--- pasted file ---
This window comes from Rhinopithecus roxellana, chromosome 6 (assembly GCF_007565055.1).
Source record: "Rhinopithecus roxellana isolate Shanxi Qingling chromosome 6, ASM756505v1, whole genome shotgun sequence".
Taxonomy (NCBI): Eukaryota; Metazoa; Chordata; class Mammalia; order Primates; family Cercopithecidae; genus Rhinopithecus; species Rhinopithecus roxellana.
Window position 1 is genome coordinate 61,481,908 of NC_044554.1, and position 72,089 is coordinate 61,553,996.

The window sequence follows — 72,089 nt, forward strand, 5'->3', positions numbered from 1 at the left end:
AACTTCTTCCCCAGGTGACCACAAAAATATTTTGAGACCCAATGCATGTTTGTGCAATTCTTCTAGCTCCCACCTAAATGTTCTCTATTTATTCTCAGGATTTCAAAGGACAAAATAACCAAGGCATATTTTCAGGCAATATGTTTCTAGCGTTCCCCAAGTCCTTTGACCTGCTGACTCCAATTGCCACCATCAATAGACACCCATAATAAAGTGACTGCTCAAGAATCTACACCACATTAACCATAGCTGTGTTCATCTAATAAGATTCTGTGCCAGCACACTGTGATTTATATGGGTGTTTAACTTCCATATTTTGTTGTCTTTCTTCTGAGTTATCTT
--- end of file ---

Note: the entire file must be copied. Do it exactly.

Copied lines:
This window comes from Rhinopithecus roxellana, chromosome 6 (assembly GCF_007565055.1).
Source record: "Rhinopithecus roxellana isolate Shanxi Qingling chromosome 6, ASM756505v1, whole genome shotgun sequence".
Taxonomy (NCBI): Eukaryota; Metazoa; Chordata; class Mammalia; order Primates; family Cercopithecidae; genus Rhinopithecus; species Rhinopithecus roxellana.
Window position 1 is genome coordinate 61,481,908 of NC_044554.1, and position 72,089 is coordinate 61,553,996.

The window sequence follows — 72,089 nt, forward strand, 5'->3', positions numbered from 1 at the left end:
AACTTCTTCCCCAGGTGACCACAAAAATATTTTGAGACCCAATGCATGTTTGTGCAATTCTTCTAGCTCCCACCTAAATGTTCTCTATTTATTCTCAGGATTTCAAAGGACAAAATAACCAAGGCATATTTTCAGGCAATATGTTTCTAGCGTTCCCCAAGTCCTTTGACCTGCTGACTCCAATTGCCACCATCAATAGACACCCATAATAAAGTGACTGCTCAAGAATCTACACCACATTAACCATAGCTGTGTTCATCTAATAAGATTCTGTGCCAGCACACTGTGATTTATATGGGTGTTTAACTTCCATATTTTGTTGTCTTTCTTCTGAGTTATCTT